The 20th FIFA World Cup soccer championship is well underway in Brazil and this might score well for U.S. markets.
The World Cup, which takes place every four years has generally been positive for the markets ever since the tournament was launched in 1930.
Out of 19 previous World Cups, the Dow and gained in at least 12, on average more than 5 percent for the year.
In fact, in nine of those 19 years both the Dow and S&P saw double-digit gains. The biggest advance for the markets came in 1954 when indexes gained more than 43 percent that year.
When it comes to the World Cup, Brazil has won the championship more than any other nation, and the host country is also the most-favored team to win this year, according to a global survey of 120 analysts polled by Reuters.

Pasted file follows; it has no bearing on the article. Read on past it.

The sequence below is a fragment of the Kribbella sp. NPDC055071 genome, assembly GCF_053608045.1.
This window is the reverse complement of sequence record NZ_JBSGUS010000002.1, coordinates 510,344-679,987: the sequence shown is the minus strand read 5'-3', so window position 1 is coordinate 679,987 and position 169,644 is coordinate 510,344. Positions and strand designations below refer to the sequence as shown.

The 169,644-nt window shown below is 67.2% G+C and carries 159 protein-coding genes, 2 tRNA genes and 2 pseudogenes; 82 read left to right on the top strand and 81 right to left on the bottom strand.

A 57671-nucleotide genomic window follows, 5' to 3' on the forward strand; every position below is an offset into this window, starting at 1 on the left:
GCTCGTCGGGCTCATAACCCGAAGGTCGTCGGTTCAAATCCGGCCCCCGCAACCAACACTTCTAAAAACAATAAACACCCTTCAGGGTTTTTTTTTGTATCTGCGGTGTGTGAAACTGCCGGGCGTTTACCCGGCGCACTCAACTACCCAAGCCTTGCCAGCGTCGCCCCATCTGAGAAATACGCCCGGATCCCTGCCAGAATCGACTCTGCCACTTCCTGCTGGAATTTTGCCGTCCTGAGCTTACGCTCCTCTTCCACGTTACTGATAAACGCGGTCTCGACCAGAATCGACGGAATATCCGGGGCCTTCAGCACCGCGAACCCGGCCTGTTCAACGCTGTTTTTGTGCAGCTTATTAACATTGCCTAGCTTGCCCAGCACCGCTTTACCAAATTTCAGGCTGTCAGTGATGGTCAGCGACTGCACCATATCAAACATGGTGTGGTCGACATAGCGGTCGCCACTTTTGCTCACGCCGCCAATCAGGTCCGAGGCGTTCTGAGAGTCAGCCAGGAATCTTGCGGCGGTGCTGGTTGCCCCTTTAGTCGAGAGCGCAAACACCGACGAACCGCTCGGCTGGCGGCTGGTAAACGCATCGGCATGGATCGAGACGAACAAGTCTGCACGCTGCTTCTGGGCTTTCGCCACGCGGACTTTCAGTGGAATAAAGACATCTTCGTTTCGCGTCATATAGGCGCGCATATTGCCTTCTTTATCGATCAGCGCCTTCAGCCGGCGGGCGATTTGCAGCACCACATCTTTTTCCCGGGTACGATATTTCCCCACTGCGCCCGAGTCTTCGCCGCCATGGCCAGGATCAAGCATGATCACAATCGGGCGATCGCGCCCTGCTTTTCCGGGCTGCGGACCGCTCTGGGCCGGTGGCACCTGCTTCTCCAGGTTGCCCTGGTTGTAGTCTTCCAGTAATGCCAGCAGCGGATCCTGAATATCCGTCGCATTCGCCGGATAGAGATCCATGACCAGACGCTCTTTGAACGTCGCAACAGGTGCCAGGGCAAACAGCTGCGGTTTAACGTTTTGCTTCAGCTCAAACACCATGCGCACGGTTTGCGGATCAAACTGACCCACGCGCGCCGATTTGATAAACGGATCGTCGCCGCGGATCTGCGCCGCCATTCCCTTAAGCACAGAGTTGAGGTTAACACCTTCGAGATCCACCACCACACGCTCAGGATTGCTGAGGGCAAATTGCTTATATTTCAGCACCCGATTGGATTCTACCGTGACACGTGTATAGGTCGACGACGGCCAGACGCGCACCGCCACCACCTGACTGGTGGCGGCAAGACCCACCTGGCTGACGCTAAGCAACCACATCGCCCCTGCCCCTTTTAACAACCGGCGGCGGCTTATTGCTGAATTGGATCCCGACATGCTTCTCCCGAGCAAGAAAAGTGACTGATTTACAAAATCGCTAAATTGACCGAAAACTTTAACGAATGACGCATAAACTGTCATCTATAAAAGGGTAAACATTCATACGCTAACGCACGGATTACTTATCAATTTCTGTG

But winning the World Cup does not seem to have much impact on the country's domestic index in the long run.
"Initially, whichever country wins the tournament sees a sugar high in their domestic stock market. The majority of the initial boost typically fades after three months and the winning nation normally underperforms the global market average by about 4 percent throughout the year following the World Cup," said Leigh Drogen, founder and CEO of research firm Estimize.
This is the second time Brazil is hosting the World Cup.
The country previously hosted in 1950 when Uruguay won against Brazil in the finals. That year U.S. indexes finished up more than 17 percent.
Here's a historical look at indexes' yearly performance during the World Cup:
—By CNBC's Pradip Sigdyal